The Types and Uses of Subsidiary Books in Accounting

These are books in which accounting transactions are first recorded before been posted to their various accounts in the ledger. Subsidiary books are also called books of prime entries or books of original entries.

These books are not account with the exception of the cash book, but the balances from the subsidiary books are used to update accounts. The subsidiary books are:

Read Also: The Uses of Accounting Information

  • Sales day book or sales journal
  • Purchases journal or purchases day book
  • Returns inwards journal or returns inwards day book
  • Returns outwards day book or returns outwards journal
  • Journal or Journal proper
  • Cash book or single column cash book
  • Two column cash book
  • Three column cash book
  • Petty cash book

The day books are used to record credit transactions in the order in which they occurred and for transactions of a similar nature. Credit transaction is that, in which goods and/or services exchange hands and payments are paid in future.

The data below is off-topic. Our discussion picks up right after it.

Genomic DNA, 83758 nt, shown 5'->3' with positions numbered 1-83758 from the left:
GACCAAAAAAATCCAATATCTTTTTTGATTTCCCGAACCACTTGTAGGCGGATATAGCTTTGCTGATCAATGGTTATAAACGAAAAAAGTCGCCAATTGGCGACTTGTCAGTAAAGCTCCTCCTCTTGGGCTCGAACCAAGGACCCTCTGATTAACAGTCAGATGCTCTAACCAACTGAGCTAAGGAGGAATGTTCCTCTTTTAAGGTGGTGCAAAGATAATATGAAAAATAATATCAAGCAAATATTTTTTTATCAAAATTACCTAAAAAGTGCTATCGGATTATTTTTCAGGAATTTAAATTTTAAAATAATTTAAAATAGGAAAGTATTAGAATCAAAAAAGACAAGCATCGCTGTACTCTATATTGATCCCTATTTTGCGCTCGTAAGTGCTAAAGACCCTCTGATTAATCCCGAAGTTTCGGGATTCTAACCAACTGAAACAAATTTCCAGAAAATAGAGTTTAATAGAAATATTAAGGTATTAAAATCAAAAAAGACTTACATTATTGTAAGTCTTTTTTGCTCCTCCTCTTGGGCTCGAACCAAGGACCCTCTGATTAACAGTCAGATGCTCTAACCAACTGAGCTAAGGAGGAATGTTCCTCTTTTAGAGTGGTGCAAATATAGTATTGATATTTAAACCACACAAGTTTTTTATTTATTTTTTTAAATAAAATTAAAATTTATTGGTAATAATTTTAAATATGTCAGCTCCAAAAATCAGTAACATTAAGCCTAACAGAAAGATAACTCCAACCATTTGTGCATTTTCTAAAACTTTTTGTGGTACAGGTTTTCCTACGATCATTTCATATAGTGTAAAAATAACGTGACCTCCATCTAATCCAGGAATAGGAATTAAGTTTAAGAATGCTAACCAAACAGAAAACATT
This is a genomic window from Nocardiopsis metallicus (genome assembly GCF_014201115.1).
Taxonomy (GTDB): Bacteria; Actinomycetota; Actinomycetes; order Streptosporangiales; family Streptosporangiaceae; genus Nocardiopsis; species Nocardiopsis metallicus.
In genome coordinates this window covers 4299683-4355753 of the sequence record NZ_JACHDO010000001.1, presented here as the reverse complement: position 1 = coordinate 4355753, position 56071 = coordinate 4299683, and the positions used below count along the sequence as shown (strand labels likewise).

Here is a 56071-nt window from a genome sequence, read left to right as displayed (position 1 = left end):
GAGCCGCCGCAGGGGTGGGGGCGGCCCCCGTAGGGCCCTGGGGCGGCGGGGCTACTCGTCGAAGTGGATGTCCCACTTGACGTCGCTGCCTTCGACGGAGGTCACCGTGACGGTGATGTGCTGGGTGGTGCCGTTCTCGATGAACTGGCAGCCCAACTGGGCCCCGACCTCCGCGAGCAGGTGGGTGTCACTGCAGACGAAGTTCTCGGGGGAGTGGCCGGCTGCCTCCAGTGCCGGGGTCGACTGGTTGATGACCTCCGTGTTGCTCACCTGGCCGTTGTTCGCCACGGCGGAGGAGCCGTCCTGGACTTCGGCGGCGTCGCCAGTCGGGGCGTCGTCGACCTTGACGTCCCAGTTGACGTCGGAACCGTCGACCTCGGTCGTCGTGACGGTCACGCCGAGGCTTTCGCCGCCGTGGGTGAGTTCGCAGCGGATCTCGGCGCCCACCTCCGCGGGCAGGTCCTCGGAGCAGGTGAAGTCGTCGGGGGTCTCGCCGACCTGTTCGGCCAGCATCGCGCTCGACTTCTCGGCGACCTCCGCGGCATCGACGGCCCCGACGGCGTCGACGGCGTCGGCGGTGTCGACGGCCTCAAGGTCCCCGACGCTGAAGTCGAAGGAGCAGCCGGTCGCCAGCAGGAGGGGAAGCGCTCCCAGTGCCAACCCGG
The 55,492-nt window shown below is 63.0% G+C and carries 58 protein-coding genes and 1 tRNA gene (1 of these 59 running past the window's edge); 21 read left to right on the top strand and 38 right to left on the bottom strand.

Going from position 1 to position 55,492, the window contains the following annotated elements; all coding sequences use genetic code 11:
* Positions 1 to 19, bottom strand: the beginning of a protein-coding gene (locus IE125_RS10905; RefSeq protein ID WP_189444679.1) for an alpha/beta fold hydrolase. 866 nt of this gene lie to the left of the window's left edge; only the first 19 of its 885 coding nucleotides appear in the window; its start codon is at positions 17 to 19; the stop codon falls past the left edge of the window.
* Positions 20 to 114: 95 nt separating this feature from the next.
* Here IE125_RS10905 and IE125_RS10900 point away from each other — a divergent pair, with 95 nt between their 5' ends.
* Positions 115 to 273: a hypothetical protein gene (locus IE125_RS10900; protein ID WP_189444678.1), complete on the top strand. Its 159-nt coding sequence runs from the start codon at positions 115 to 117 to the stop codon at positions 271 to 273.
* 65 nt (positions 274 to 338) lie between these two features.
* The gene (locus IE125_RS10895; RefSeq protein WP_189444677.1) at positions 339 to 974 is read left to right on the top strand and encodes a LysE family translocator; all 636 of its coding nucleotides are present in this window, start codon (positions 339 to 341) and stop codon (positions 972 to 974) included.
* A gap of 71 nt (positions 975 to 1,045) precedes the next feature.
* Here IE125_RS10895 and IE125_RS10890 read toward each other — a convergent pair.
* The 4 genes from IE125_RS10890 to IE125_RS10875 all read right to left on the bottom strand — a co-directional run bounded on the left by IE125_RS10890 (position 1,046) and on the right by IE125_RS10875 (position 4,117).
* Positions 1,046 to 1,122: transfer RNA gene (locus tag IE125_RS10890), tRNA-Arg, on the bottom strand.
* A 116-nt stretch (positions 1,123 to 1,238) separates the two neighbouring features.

Read Also: The Nine (9) Functions of Accountants

This implies that sales and purchases on credit will be recorded in separate day book because they are not of a similar nature. Likewise, no cash transaction is recorded in the day books for whatever reason.

In summary, source documents are important because the information contains there in are used in preparing the subsidiary books of account. Accountants rely on source documents to prepare the books of accounts.

The source documents are first posted to the subsidiary books of account which include the sales day book, purchases journal, returns inwards journal and returns outwards day book.

Read Also: The Scope and Five (5) Natures of Accounting

Leave a Reply

Your email address will not be published. Required fields are marked *


Enjoy this post? Please spread the word :)